Although frankincense shouldn't replace a rescue inhaler or other prescribed asthma treatments, asthma sufferers may find that frankincense can help stave off bronchospasms, also known as an asthma attack. During an attack, mast cells release leukotrienes6, which then cause airways to constrict, making it hard to breathe. One small double-blind clinical study treated 40 asthmatic patients with frankincense resin7, and a control group of 40 patients with a placebo for six weeks. Seventy percent of patients given the frankincense showed disease improvement, compared to 27% improvement in the control group.

The essential oil may also help battle bronchitis, sinusitis, and symptoms of the common cold, according to a scientific review. Frankincense has a camphor-like aroma that can help ease nasal or lung congestion when inhaled. Additionally, the essential oil's antiseptic properties may protect against germs that can cause illness in the first place.


May support oral hygiene.

The antimicrobial benefits of frankincense make the essential oil a favorite in natural mouthwashes and toothpastes. And the ingredient is backed by science: In one study, researchers found that boswellic acids in frankincense help combat oral cavity pathogens8.

Additionally, in a double-blind trial, 75 high school students with gingivitis were divided into groups and either given frankincense extract, frankincense powder, or a placebo. Researchers found that frankincense, given in either form, led to a difference in inflammation9.

How to use it—and how not to use it.

Now that you know about frankincense's potential benefits, you may be curious about how to use the essential oil or incorporate it into your routine. First off, frankincense can be applied to the skin to ease pain. Add a few drops to a carrier oil like jojoba or to your favorite lotion or cream and massage sore muscles or joints. Keep in mind that when applied to the skin, frankincense has the potential to cause an allergic reaction, so you should always start with a small patch test first. To alleviate irritation, always mix frankincense into a carrier oil before applying.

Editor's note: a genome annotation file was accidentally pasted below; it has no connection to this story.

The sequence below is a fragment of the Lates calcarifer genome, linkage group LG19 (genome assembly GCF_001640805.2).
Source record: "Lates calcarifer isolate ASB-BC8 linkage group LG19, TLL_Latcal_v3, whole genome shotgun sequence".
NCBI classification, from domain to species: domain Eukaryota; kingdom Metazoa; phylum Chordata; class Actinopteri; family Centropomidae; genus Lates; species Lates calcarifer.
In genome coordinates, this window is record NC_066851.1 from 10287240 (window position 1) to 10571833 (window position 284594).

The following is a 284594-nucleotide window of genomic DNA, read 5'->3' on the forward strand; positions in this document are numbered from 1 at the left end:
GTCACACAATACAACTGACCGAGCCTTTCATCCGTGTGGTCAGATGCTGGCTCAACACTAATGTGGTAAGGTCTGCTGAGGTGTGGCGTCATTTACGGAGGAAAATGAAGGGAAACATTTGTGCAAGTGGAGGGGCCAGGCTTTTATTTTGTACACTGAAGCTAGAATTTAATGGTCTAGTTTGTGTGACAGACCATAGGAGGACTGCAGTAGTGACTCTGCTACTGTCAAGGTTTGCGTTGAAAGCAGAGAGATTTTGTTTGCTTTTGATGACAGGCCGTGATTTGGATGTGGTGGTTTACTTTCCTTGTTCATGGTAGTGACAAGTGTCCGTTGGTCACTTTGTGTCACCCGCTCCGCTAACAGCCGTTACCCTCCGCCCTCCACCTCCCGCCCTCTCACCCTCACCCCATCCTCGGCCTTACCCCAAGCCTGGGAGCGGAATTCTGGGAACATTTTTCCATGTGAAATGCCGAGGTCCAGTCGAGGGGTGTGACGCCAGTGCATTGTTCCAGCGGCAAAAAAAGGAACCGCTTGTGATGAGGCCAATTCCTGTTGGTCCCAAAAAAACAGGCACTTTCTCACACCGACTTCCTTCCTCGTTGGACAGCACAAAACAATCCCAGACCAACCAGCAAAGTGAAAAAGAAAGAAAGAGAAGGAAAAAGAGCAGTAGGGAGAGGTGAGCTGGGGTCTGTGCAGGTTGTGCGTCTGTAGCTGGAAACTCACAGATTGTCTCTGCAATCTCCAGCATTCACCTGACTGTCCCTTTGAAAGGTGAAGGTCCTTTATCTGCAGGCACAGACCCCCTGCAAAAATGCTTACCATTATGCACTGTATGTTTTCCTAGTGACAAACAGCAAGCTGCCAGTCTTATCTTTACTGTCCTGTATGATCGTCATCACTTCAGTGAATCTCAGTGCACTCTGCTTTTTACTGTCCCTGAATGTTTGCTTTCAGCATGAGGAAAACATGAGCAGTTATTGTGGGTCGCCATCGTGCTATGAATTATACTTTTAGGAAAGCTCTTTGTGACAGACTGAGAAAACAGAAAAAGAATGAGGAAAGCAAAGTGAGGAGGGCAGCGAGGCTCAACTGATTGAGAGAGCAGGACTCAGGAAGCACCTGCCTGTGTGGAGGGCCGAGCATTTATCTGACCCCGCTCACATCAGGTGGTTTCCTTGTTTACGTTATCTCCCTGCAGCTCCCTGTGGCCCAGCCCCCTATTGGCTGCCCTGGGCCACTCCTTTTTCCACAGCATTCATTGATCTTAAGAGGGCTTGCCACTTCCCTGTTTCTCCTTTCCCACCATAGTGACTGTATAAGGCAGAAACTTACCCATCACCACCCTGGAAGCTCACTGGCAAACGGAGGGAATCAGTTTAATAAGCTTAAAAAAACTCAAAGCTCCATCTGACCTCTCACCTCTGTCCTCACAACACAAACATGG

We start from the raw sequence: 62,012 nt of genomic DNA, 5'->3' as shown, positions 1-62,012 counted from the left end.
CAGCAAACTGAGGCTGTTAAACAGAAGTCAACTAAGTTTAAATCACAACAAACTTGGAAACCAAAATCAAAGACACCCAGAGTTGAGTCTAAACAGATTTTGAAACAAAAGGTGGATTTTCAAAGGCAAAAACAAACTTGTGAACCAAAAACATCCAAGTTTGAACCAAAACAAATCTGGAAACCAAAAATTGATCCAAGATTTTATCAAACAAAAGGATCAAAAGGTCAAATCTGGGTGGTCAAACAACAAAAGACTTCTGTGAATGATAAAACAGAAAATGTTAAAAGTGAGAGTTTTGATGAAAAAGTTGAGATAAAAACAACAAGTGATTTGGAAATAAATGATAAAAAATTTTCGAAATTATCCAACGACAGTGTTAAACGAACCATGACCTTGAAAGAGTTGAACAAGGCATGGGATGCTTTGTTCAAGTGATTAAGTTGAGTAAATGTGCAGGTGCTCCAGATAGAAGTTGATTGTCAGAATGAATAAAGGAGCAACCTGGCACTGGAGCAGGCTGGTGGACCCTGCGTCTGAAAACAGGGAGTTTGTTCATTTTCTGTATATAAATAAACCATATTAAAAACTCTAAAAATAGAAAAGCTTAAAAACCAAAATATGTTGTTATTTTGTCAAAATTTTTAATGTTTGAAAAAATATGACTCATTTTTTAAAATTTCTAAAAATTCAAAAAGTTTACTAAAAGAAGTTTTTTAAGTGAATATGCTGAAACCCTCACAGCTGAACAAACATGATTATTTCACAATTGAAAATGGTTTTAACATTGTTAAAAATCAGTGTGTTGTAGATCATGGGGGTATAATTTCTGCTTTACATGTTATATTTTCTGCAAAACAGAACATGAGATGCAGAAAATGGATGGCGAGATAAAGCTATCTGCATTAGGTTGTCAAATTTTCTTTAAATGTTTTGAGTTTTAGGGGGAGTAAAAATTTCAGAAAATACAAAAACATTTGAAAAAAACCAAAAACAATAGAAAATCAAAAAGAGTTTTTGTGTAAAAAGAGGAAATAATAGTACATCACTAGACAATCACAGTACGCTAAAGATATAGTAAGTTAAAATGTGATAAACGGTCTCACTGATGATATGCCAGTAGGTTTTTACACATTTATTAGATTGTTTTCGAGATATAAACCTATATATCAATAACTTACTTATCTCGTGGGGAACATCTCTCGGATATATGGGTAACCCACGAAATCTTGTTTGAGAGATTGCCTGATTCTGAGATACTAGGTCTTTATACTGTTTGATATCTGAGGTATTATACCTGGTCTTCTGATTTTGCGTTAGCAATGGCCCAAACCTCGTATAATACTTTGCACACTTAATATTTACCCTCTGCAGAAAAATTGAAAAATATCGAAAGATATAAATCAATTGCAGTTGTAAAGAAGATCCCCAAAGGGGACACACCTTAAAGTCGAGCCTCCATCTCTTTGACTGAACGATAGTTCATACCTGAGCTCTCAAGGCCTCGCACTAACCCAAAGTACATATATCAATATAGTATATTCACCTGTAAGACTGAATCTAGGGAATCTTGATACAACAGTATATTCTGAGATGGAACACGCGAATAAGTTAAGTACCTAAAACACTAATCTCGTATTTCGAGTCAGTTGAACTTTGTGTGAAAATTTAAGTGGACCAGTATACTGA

For a refreshing change to your brushing regimen, you can also make your own mouthwash with water, salt, and frankincense. Or add a few drops to a homemade paste

You can also diffuse frankincense or dab the oil on your pulse points for its anti-anxiety and mood-boosting aromatherapy benefits. If you're sick with a cold, allergies, sinus infection, or another respiratory issue, add a few drops of frankincense to a chest salve and apply.

You may be wondering if frankincense is safe to ingest. Studies10 describe Boswellia extract, also called olibanum, as safe and tolerable and having a low toxicity. The Food and Drug Administration (FDA) lists it as a safe substance and permits its use as a food additive11. That being said, there's a wide range of essential oils on the market, and their formulations don't undergo FDA scrutiny. Ingestion of any essential oil as a supplement is best done in capsule form and in the smallest amount.

Potential side effects.

Frankincense has few reported side effects12 and is generally considered safe. When taken as a supplement, the rare side effects may include stomach upset, acid reflux, nausea, and diarrhea. Before trying frankincense, talk to your doctor first about any potential medication interactions or issues with underlying health conditions. Pregnant women should avoid ingesting frankincense.

Frankincense is a versatile, tried-and-true essential oil. Whether you use it as a soothing joint or chest rub, as an aromatherapy tool to calm you, or as an antiseptic agent for oral hygiene, frankincense will become a go-to oil in your arsenal.